I was thinking of calling this post, “I earned my ‘F’, the fuck did you do?”
There was one teacher I used to fight with, back when I was a dance student. She was also the only teacher to push me, to take me seriously as a dancer from the very beginning. I think her modality was that if a student worked hard, pushed themselves, tried to improve, then her role was to be there. This was, and remains a rare experience in more than 20 years of having teachers. The default — in academic and athletic training — is the teacher who only has eyes for beauty, for the good ones, the ones who both look the part (at that moment in time and place) and who are already accomplished. The stars. They shine bright because the teacher holds the spotlight. This teacher though, we shouted at each other in class, which I think was shocking to at least some other students, who’d maybe never even considered pushing back against abusive demands.
I don’t want to say she was abusive though; she did as she’d learned perhaps, and simply wanted to help me improve. When her pedagogy coincided with me neatly, the memory remains for me a good experience: being pushed hard, exceeding one’s self, being rewarded with a “Good!” from the hardest teacher around. I remember her holding me back between classes, those precious 15 minutes when we’d all rush to grab a snack, get changed, catch ourselves from the previous 90 minutes of ballet before the next 90 of contemporary, and making me do the same steps over and over in the vast and empty unlit studio until I got it, or at least began to get it. Giving a shit on her own time. When it didn’t coincide though, it was nasty shit that still unsettles me. I remember why we shouted at each other in front of more than 30 of my year, me at the barre, sweating, in a unitard, nowhere to hide myself, pushing back hard ’cos there was nowhere else to go. Same person. Same people.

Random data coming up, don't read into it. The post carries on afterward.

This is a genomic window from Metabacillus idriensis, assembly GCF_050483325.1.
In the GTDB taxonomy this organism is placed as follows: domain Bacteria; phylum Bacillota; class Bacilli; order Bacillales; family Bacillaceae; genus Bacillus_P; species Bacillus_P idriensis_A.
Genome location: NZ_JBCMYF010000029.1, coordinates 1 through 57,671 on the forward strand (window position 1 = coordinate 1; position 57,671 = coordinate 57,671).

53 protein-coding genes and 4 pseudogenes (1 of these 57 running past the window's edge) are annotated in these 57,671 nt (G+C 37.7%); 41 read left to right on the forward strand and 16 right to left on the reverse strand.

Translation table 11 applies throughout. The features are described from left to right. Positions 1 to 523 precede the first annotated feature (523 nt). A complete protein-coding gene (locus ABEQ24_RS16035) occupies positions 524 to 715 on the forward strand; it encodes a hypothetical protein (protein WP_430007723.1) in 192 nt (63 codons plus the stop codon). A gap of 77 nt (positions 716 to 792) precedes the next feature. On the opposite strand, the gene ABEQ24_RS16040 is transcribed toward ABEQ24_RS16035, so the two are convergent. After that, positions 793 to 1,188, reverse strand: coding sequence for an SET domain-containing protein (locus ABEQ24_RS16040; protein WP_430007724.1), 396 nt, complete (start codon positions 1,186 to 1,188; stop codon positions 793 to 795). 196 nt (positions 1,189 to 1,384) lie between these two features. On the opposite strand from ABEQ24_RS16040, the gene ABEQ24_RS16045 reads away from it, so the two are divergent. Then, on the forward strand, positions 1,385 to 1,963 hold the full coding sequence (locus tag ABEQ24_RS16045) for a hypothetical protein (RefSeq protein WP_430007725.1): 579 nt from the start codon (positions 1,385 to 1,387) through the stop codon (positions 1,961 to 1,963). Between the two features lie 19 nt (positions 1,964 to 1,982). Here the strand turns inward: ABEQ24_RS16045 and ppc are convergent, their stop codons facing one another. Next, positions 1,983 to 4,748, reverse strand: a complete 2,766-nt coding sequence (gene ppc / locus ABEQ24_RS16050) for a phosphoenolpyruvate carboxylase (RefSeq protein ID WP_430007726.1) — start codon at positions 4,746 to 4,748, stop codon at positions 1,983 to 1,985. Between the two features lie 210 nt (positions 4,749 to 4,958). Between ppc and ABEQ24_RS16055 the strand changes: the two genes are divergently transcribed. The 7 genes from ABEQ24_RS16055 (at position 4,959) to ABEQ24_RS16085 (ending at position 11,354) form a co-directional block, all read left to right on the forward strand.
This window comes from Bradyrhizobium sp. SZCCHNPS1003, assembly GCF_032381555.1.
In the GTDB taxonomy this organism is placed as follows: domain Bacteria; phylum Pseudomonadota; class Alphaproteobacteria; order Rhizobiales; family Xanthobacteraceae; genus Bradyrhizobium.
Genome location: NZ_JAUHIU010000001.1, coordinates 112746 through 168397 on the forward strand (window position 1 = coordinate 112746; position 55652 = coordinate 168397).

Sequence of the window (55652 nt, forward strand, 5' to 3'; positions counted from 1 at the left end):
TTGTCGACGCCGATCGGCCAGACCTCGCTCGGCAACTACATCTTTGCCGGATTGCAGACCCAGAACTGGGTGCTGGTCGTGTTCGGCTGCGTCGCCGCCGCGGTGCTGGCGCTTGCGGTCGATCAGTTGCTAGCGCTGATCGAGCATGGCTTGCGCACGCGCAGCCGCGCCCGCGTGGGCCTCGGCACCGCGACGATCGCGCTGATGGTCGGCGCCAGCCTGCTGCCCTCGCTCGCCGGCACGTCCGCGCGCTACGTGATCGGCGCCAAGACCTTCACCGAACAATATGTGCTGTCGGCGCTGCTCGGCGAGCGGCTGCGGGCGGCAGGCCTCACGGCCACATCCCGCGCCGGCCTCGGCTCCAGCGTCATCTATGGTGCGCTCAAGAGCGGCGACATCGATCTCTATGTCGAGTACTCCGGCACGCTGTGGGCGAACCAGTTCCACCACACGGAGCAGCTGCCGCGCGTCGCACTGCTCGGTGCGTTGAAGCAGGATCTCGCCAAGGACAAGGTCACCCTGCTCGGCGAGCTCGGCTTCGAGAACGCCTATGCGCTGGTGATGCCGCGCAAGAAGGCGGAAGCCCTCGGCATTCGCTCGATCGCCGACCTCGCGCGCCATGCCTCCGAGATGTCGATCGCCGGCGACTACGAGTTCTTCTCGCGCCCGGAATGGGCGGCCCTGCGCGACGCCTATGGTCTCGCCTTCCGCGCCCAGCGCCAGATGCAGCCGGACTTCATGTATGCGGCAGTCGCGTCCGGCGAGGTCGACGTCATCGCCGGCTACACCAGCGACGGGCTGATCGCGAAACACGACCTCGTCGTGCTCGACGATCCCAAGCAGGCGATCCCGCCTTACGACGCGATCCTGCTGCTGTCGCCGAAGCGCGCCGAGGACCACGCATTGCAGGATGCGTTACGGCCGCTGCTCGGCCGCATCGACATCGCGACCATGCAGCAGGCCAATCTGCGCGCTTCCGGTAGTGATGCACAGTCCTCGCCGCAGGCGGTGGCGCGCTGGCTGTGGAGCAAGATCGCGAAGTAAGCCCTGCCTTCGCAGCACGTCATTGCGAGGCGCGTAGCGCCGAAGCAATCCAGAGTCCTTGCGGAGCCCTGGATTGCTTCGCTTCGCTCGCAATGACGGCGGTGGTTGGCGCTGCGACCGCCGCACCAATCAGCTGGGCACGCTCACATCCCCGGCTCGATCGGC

The why occurred to me today while I was wobbling and sliding on a half-log of wood, the lower half a semicircle rolling back and forth, and me on top breathing in and raising my arms, breathing out and lowering them, working my voice, back there again, learning, being taught. Before I had to stand on that unstable log, we’d been doing the same exercises, knees ever so slightly bent, and after a year of solid cycling with almost no problems, my knee did that so familiar twinge. This shit’s supposed to be behind me. And we start standing on one leg, waggling the other, a movement I’ve done so, so many times in dance classes back to the beginning, and there’s me, fucking crying.
Yesterday, I read that Dr. Rachel McKinnon won at the 2018 UCI Masters in the track sprint. First on Helen Wyman’s Instagram, then all up in my cycling news. Then I read the pile-on. Because Rachel is a trans woman. I’m holding on to women like Wyman, and Amanda Batty, professional cyclists who stood the fuck up in the moment, and sucked up a torrent of abuse (which is why I bailed from Twitter) to defend Rachel. We’re still so close to the shit I grew up in, which Laverne Cox, when talking about those ‘bathroom bills’ said (paraphrasing here) the purpose of this is to exclude trans women from public life, to erase us.